Therefore, when comparing the proportions of pupils reporting positive tests between groups and across time, these figures cannot be used to estimate the true positivity rates among their populations.
This is analysis of newly collected data, and our understanding of it and its quality will improve over time. The estimates presented in this release are Experimental Statistics because the NHS Test and Trace data is subject to further quality assurance tests.
This publication focuses on the autumn 2020 term (1 September 2020 to 23 December 2020) and the autumn 2021 term (31 August 2021 to 22 December 2021) to understand how the characteristics of pupils testing positive changed over time. Data for the spring and summer 2021 terms are also available in the accompanying dataset. At each time, different SARS-CoV-2 variants were dominant in the UK (see Glossary section).Back to table of contents
Age and year groups
Ages in this publication refer to the age of the pupil on 31 August at the start of the relevant academic year (31 August 2020 for 2020 to 2021 and 31 August 2021 for 2021 to 2022). Therefore, all pupils in school year reception are recorded as being age 4 years, pupils in school year 7 are recorded as being age 11 years, and pupils in school year 11 are recorded as being age 15 years. Consequently, a pupil's recorded age may not be their actual age at the time of their reported positive test.
A confidence interval gives an indication of the degree of uncertainty of an estimate, showing the precision of a sample estimate. The 95% confidence intervals are calculated so that if we repeated the study many times, the true unknown value would lie between the lower and upper confidence limits 95% of the time. A wider interval indicates more uncertainty in the estimate. Overlapping confidence intervals indicate that there may not be a true difference between two estimates.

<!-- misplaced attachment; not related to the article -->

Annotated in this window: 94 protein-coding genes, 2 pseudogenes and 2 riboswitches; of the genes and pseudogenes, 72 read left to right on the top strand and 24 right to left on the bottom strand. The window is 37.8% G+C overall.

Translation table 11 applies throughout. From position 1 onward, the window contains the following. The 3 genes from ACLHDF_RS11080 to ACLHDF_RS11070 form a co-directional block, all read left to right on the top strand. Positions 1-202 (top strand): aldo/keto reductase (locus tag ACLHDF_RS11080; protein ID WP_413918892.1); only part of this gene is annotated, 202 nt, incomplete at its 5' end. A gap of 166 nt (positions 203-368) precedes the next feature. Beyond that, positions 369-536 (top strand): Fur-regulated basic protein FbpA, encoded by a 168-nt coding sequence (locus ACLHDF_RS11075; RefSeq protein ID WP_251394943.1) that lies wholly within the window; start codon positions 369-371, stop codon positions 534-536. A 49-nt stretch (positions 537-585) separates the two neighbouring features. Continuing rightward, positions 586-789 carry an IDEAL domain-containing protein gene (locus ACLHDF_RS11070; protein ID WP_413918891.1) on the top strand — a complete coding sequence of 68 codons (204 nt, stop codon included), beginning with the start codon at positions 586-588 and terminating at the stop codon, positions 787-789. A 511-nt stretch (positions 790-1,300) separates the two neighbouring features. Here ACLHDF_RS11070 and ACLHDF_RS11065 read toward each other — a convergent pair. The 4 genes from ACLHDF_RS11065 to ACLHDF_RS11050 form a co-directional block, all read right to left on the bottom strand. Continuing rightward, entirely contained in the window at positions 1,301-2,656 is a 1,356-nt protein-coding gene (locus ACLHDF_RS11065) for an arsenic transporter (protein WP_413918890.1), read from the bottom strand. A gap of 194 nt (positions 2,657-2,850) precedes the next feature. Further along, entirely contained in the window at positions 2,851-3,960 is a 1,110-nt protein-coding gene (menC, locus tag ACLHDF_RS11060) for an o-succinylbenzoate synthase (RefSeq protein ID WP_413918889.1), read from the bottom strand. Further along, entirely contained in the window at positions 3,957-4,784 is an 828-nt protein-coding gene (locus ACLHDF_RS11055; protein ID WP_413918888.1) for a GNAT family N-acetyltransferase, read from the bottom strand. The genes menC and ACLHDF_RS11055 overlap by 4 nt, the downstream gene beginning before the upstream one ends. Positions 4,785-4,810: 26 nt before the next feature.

For more information, see our methodology page on statistical uncertainty.
Free school meals (FSM)
Free school meals (FSM) are a statutory benefit available to school aged children from families who meet the qualifying criteria published by the Department for Education (predominantly based around income). In this article, we define FSM as pupils having been eligible for FSM in the last six years, using information recorded by schools as part of the England school census.
Rate of pupils reporting a positive test per 10,000 participant days at risk
The rate of pupils reporting a positive test per 10,000 participant days at risk allows us to understand the rate of infection depending on how long participants have been "at risk" of infection. This accounts for participants having been vaccinated at different timepoints. It also accounts for individuals having different durations of time until a positive test.
The figure is calculated by dividing the reported number of positive tests identified by the total number of participant days from the first time a participant became at risk (in either the vaccinated or unvaccinated categories) to their latest reported positive test, or the end of the follow up period. Pupils could switch between unvaccinated and vaccinated after vaccination.